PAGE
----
Editorial: The grim story of melting Arctic ice
This image made available by NASA shows the amount of summer sea ice in the Arctic on Sunday, Sept. 16, 2012, at center in white, and the 1979 to 2000 average extent for the day shown, with the yellow line. Scientists say sea ice in the Arctic shrank to an all-time low of 1.32 million square miles on Sunday, Sept. 16, 2012, smashing old records for the critical climate indicator. That's 18 percent smaller than the previous record set in 2007. Records go back to 1979 based on satellite tracking. (AP Photo/U.S. National Snow and Ice Data Center) Purchase photo reprints »
Advances in climate science will enable us to understand how a warming planet is a changing planet. Consider two recent studies that received deserved coverage. The news isn’t at all encouraging.
Last week, researchers with the U.S. National Snow and Ice Data Center reported that the amount of Arctic sea ice visible from space fell to its lowest recorded level, based on satellite images since 1979. For years, scientists have believed that disappearing Arctic ice would provide a first measure of global warming. With declines charted this summer, they are warning that Arctic ice is disappearing faster than scientific models predicted.
A researcher with the data center, Julienne Stroeve, said the new evidence suggests that the Arctic could be ice-free before 2050, the date earlier forecast for that development. The center says the record for the least amount of Arctic ice was broken Aug. 26, when it fell below levels charted in 2007. Gone was an area of ice larger than Texas. August is near the end of summer at the top of the planet. The amount of ice rises and falls yearly, with the changing seasons.
But this year, something is happening up north at summer’s end that has scientists talking. Even with less direct sun, the ice has been disappearing. That suggests, according to Walt Meier of the data center, that the ice cover that remained through the summer is thinner and more fragile than the ice that remains in solid form from one year to another. In other words, even a weaker sun up north in August and September has been able to melt it.
Because of planetary warming, scientists reason, ice just isn’t growing back at the poles during winter seasons as it once did.
A satellite study found that the extent of ice present a week ago in the Arctic was 1.32 million square miles — the smallest frozen area in the ocean since record-keeping began 33 years ago.
Not surprisingly, the loss of Arctic ice has northern hemisphere governments racing to gain advantage over new transportation routes and fishing stocks. That is understandable; we can only wish governments, particularly our own, responded as energetically to the crisis of global warming.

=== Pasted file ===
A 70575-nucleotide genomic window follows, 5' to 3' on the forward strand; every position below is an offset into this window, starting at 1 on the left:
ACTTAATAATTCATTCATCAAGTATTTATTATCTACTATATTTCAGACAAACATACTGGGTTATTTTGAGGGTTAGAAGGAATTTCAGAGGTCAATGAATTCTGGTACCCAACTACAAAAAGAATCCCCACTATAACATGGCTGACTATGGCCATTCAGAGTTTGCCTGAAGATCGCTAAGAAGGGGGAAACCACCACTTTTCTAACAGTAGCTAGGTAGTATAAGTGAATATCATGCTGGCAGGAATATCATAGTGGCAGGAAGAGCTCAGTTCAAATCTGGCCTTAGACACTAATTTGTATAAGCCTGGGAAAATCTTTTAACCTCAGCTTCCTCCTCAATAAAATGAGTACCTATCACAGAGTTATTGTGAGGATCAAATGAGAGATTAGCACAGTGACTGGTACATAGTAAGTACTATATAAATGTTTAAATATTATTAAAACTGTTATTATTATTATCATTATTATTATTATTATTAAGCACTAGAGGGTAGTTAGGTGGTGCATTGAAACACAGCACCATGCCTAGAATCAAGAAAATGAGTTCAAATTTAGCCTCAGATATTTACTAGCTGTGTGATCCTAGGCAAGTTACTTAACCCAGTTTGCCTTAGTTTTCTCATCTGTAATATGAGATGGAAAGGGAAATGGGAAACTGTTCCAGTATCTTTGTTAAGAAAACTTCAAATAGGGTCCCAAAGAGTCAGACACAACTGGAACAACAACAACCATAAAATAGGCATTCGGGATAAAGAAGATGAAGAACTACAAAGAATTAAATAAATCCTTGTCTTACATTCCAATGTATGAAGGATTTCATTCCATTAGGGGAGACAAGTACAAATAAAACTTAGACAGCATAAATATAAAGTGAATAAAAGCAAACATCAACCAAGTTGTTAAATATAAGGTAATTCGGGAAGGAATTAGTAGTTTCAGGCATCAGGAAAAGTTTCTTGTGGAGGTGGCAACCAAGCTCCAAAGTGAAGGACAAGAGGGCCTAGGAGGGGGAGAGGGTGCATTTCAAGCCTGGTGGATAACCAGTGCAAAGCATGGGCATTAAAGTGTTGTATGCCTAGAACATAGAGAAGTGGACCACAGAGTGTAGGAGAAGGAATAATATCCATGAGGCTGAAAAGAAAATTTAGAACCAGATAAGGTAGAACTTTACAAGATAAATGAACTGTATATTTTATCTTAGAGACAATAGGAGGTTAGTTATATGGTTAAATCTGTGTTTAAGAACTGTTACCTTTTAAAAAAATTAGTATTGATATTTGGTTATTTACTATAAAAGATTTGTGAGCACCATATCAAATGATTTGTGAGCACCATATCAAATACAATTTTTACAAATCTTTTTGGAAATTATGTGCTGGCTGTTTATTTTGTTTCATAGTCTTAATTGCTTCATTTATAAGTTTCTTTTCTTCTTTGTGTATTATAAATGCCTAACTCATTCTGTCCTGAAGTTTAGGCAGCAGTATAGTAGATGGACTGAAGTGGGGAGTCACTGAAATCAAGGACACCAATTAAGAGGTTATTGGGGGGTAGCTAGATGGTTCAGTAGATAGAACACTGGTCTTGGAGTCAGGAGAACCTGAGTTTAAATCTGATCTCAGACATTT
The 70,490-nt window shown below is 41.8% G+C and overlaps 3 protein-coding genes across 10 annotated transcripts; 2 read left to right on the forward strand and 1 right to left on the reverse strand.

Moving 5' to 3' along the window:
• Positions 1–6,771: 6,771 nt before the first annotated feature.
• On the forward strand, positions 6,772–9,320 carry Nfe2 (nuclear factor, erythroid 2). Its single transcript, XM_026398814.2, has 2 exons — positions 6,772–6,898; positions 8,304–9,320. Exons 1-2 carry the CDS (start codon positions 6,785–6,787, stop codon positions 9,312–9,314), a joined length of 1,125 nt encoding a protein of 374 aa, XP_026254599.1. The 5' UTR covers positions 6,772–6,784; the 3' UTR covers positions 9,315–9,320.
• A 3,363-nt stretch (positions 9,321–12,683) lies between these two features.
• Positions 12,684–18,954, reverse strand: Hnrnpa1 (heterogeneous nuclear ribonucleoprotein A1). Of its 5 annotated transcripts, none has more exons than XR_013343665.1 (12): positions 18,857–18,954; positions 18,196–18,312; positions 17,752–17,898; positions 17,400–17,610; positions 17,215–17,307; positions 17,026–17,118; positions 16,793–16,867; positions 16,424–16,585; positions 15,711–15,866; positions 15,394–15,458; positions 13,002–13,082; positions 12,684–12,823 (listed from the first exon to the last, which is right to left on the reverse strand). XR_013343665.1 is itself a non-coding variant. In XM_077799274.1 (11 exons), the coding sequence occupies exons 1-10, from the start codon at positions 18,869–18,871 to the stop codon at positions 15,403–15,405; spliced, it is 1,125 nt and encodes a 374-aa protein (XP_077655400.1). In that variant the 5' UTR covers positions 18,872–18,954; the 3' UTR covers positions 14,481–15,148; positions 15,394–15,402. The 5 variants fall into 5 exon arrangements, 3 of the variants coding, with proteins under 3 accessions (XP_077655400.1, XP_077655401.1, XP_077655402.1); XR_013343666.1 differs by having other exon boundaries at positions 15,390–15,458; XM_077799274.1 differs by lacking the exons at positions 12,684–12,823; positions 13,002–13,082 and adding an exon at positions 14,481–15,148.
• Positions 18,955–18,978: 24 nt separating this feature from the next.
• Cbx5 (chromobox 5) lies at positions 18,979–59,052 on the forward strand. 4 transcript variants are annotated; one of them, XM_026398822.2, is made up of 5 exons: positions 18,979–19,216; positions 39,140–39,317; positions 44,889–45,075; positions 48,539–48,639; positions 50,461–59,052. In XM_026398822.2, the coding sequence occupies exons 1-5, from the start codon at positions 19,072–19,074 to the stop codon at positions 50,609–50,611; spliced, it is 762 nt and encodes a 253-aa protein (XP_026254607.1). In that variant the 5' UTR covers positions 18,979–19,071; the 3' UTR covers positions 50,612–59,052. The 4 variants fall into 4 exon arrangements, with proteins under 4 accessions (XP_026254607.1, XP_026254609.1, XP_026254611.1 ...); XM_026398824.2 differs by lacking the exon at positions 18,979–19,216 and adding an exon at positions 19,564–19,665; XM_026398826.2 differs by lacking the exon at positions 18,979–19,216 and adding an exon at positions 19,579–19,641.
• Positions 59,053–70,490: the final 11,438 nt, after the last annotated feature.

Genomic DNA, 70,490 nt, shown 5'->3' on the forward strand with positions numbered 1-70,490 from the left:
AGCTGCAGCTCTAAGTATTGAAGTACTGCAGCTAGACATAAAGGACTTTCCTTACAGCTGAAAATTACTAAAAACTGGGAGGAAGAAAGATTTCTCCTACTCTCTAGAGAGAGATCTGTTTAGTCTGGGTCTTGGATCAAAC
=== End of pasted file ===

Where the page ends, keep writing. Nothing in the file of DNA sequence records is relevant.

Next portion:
Less ice in the Arctic, scientists note, means the loss of the cooling effect that helps moderate temperatures to the south, and produces more moisture in the climate. The decrease in ice in the Arctic is believed to influence the shape and position of the jet streams, those rivers of strong winds in the upper levels of the atmosphere. A climate scientist with the National Resources Defense Council says that melting Arctic ice will likely result in tropical air flowing further to the north and for colder Arctic air to reach more areas lower on the globe. Both changes are expected to accelerate extreme weather. Expect longer cold and hot spells alike.
Down at the other end of the planet, offshore Antarctic ice is growing, as that region comes out of its winter season. But don’t be cheered by that fact. As science journalist Michael D. Lemonick noted in a post Saturday on the ClimateCentral.org website, Antarctic sea ice has increased by about 1 percent per decade over the past three decades. The ice loss in the Arctic, by contrast, was 15.5 percent per decade. And while Antarctic sea ice is growing slightly, Lemonick notes that the ice positioned atop the land mass at the South Pole is shrinking “at an accelerating rate, with worrisome implications for global sea level rise.”
He says scientists have long predicted that temperatures would rise in the Arctic faster than at the South Pole, where ice sits on land surrounded by oceans (the Arctic, contrast, is an ocean ringed by land masses). When — not if, but when — the planet’s southernmost ice melts, that will fuel rising sea levels everywhere. Earlier this summer, a study by U.S. Geological Survey scientists found that sea levels on the East Coast of the U.S. are rising faster than elsewhere. A project led by Asbury Sallenger Jr. called a 600-mile zone from North Carolina to north of Boston a “hot spot.” It found that since 1990, sea levels have been rising three to four times faster than the global average of 2 inches a year. The levels are up 4.8 inches a year in Norfolk, Va., for instance.
By the year 2100, sea levels around the world could climb by 3.3 feet, according to computer models. Sallenger’s study suggests that levels on the East Coast could exceed that by 8 to 11 inches.
The consequences will be felt most dramatically during Atlantic storms. And the nature and intensity of those future storms, scientists say, will be influenced by changes in bigger climate patterns, including shifts in the jet streams. Scientists are bringing us tomorrow’s story on climate change today. We must listen and learn from what they have to teach us.